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Glenn Greenwald and I recently agreed in an Air America interview that all signs pointed to the House of Representatives folding and giving President Bush most of what he wanted in a new FISA continuation bill, including the hot-button issue, telecom immunity.
Well, I am elated to say that I was wrong and so was Glenn. When I worked my way through the House bill, I found it was a highly respectable product. It holds firm on key elements of the prior surveillance architecture, and, on the issue of telecom immunity, it follows Nancy Reagan’s advice by “just saying no.” The Judiciary Committee did yeoman’s work on this, issuing a report that flyspecked the major issues and staked out very sensible positions across the board. I kept thinking about doing a post to laud them for their work, but then I thought—somehow these pols always manage to embarrass us in the final minute, so best to wait and see how this turns out. Well, this time I was too cynical.
Now the votes are in, and the House has mustered a respectable majority: 213-197.
This is a gratifying vote, and looking over the list I see a number of members who seemed ready to cave to the fearmongers who have come to the right conclusions in the end. Beyond this, I watched the debate on the floor and was more than pleased. The arguments presented showed a move away from the politics of fear and towards a sensible balancing of civil liberties and national security concerns.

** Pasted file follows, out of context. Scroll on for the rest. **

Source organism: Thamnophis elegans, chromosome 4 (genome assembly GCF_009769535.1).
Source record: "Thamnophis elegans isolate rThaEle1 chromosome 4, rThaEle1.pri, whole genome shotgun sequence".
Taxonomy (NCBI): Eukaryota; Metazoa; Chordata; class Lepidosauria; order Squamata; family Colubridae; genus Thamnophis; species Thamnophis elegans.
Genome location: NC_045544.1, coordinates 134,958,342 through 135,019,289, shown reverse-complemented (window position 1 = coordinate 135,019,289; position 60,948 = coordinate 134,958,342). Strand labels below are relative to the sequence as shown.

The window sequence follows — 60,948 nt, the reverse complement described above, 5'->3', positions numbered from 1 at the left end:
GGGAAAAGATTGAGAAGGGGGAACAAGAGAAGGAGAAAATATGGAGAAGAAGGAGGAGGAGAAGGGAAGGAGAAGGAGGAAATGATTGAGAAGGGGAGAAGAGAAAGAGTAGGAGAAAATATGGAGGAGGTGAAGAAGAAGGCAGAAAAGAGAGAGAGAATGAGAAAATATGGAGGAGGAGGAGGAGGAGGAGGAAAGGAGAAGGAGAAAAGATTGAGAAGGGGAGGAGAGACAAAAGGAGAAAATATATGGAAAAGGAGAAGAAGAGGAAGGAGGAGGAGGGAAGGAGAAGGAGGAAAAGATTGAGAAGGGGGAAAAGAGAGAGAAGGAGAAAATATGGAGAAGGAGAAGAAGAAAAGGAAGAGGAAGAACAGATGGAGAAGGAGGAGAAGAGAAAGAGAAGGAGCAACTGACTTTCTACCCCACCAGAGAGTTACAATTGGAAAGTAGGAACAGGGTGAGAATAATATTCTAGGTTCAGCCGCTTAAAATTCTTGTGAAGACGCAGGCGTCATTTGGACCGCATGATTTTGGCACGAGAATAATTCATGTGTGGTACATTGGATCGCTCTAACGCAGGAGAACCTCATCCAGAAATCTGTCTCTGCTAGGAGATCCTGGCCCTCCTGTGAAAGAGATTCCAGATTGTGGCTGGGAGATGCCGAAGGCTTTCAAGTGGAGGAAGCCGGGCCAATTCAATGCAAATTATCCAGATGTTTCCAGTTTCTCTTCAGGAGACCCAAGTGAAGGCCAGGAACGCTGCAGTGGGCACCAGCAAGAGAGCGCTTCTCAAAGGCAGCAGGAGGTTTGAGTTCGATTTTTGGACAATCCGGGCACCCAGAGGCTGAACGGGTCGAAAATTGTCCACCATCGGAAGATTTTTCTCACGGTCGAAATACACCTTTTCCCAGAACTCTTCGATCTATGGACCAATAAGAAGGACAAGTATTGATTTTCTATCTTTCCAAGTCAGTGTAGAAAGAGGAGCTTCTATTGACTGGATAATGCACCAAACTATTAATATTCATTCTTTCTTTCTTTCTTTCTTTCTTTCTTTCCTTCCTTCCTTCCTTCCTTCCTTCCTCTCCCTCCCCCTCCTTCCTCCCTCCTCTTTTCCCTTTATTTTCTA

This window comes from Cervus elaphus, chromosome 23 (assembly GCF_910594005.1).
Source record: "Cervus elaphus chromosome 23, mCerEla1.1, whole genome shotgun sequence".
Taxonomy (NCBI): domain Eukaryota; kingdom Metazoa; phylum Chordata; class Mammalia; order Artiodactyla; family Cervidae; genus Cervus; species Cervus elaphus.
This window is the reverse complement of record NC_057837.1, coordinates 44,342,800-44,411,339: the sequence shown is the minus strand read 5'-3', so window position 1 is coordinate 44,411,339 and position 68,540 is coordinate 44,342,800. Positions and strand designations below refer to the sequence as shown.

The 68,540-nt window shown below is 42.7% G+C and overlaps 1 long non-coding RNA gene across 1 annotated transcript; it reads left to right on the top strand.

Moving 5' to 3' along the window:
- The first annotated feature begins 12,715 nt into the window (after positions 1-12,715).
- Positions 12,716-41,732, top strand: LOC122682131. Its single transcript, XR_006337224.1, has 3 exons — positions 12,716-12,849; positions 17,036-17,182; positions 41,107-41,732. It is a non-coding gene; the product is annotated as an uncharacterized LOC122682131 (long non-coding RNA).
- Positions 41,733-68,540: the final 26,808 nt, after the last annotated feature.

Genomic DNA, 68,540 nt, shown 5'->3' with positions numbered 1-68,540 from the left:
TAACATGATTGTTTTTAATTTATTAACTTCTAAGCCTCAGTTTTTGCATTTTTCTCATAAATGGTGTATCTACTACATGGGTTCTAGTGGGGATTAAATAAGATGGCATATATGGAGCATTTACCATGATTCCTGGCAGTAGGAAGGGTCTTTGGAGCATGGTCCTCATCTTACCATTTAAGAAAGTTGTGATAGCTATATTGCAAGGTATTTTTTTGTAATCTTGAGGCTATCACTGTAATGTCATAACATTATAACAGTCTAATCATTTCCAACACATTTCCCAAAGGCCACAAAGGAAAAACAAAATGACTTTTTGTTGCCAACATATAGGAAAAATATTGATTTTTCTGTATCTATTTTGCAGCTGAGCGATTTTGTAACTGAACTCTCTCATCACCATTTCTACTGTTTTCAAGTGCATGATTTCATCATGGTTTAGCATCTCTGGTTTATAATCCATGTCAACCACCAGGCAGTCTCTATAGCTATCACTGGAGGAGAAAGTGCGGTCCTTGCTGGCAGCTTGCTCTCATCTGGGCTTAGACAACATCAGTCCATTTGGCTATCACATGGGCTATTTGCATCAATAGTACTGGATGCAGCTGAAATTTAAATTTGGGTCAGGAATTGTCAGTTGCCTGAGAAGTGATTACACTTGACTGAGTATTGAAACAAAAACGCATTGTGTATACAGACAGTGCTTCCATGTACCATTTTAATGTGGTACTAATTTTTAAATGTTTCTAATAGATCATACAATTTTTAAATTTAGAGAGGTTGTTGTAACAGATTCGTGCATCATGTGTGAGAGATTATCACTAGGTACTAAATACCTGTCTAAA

This was a good day for the Constitution, and a very bad day for President Bush. We need more like it.
More from Scott Horton:
Conversation — August 5, 2016, 12:08 pm
Sidney Blumenthal on the origins of the Republican Party, the fallout from Clinton’s emails, and his new biography of Abraham Lincoln
Conversation — March 30, 2016, 3:44 pm
Joseph Hickman discusses his new book, The Burn Pits, which tells the story of thousands of U.S. soldiers who, after returning from Iraq and Afghanistan, have developed rare cancers and respiratory diseases.
Chances that college students select as “most desirable‚” the same face chosen by the chickens:
Most of the United States’ 36,000 yearly bunk-bed injuries involve male victims.
In Italy, a legislator called for parents who feed their children vegan diets to be sentenced to up to six years in prison, and in Sweden, a woman attempted to vindicate her theft of six pairs of underwear by claiming she had severe diarrhea.
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“Matt was happy enough to sustain himself on the detritus of a world he saw as careening toward self-destruction, and equally happy to scam a government he despised. 'I’m glad everyone’s so wasteful,' he told me. 'It supports my lifestyle.'”